Art-General Library Guide: Evaluating Sources

Why it matters...

Online video

This brief video gives an overview of ways to distinguish between popular magazines & scholarly journals -- and why it matters.

Click here for a higher quality video

Some thoughts on Wikipedia

 Wikipedia, the online encyclopedia, has made finding background information incredibly easy.  But if you are planning to use it as a key resource for your research beware:

  • Wikipedia and other encylopedias (whether in print or online) do not qualify as scholarly resources. 
  • Encyclopedias are a good place to start your research, but not are generally not considered acceptable sources to cite.
  • The collaborative and dynamic nature of Wikipedia presents a number of additional concerns regarding the quality and authority of the entries. 


Evaluating Sources

Finding information & sources generally isn't a problem for students -- find quality, reliable sources tends to be more of a challenge.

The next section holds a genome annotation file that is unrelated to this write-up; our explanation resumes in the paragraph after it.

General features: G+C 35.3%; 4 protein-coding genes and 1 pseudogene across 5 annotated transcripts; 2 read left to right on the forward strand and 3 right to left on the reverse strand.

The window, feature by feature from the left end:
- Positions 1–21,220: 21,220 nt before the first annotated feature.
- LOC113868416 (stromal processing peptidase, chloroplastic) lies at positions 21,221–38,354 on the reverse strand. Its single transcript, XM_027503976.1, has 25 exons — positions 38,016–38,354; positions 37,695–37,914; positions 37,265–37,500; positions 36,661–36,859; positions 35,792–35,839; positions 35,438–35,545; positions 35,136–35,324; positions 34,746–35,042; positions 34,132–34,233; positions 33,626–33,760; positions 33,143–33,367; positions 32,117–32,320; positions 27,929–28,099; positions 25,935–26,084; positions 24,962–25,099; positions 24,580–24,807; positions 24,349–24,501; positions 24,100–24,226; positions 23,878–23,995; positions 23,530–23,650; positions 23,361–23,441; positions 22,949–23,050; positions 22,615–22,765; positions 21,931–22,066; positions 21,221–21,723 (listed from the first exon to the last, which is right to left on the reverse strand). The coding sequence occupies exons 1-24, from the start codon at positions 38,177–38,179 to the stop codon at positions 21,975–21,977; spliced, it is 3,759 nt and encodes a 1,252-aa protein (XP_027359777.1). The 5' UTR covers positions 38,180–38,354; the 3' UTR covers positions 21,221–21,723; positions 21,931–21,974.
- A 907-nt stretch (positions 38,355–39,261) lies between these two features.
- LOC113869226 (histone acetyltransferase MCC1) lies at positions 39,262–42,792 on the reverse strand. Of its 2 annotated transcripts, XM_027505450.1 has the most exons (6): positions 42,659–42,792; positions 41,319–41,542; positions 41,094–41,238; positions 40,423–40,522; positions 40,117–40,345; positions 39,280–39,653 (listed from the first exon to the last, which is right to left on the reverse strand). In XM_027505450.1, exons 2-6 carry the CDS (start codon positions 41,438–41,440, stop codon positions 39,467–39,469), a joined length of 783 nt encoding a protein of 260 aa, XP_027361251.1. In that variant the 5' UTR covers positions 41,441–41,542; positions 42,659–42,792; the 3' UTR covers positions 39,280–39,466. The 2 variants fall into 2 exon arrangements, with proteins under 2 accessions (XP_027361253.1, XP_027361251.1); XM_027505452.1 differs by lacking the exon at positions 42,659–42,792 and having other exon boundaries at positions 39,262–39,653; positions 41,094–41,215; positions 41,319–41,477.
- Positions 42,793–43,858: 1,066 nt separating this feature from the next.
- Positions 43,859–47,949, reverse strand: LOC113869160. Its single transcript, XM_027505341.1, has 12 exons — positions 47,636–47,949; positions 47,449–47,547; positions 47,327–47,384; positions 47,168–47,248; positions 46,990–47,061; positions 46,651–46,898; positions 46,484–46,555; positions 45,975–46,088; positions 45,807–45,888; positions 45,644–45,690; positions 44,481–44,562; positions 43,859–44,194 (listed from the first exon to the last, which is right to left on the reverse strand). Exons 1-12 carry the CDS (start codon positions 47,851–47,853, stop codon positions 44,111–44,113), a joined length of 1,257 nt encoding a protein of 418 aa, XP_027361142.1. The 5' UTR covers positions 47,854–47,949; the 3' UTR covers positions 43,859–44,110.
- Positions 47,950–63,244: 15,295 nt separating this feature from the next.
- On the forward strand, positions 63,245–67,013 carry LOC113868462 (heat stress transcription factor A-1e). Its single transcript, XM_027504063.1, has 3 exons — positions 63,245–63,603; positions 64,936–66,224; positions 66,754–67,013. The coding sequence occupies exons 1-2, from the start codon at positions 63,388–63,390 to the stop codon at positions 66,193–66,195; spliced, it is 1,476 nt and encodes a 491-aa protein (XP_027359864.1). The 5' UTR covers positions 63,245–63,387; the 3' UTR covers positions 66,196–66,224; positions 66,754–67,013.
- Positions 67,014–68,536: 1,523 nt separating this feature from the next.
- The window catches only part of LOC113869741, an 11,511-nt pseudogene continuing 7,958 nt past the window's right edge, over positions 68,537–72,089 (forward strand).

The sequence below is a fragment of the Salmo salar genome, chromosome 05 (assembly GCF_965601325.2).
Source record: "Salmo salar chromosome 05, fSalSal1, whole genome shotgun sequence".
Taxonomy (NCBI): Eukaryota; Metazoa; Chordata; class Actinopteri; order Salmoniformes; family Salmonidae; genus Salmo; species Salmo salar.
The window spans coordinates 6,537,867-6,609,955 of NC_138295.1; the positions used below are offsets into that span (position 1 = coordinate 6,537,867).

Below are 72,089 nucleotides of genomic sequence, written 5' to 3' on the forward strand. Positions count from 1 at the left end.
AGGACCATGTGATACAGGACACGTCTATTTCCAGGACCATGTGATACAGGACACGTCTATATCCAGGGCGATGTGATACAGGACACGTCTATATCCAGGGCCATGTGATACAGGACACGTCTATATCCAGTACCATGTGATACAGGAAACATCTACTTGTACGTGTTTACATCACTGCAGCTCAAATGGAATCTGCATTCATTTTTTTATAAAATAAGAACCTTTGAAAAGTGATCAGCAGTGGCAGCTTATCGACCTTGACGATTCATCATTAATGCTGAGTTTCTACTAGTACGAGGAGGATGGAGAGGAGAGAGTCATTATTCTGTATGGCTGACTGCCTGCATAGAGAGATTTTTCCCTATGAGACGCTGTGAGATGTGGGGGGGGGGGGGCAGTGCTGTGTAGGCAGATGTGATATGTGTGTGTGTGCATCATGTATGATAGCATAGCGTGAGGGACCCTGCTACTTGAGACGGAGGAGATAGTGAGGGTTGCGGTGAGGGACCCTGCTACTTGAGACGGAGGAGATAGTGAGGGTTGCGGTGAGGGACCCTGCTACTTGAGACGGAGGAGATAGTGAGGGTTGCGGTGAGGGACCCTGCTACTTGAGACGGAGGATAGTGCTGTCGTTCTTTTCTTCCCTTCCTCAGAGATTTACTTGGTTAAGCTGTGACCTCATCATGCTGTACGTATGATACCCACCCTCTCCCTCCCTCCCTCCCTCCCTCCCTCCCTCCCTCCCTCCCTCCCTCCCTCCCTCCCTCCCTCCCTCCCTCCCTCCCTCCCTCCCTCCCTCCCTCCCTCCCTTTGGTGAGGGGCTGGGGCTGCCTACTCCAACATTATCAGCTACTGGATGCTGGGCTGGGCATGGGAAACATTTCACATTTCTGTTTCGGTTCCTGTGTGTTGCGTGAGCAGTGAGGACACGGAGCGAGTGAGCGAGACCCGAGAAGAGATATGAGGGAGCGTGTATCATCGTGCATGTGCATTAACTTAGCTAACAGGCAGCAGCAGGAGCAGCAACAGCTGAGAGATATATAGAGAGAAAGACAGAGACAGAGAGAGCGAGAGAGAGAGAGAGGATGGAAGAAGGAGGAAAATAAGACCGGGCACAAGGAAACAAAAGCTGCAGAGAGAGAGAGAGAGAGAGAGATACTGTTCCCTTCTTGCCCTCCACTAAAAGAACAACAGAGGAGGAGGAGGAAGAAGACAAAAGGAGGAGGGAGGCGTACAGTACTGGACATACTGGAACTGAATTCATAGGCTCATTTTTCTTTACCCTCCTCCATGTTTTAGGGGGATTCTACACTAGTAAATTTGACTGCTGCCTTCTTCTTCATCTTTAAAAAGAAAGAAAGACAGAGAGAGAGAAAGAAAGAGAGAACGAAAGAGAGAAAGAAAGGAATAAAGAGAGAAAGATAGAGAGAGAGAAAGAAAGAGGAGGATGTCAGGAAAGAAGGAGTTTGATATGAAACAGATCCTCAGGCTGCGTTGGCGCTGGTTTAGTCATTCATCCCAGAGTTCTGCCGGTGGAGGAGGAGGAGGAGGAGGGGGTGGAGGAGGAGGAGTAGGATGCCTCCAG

It's important for you to take the time to evaluate the sources you discover in the course of your research.

The C.R.A.P. Test is one way of evaluating information, by focusing on the Currency, Reliability, Authority & Purpose or Point-of-View. 

Popular vs. Scholarly

Popular or Scholarly handout    

An important step in evaluating a resource is determining if it is considered scholarly.  This distinction will need to be made for books, as well as articles. 

The online handout Popular or Scholarly? covers the content from the Scholarly vs. Popular Tutorial

If you find that you are still having difficulty, ask your professor or consult with a librarian.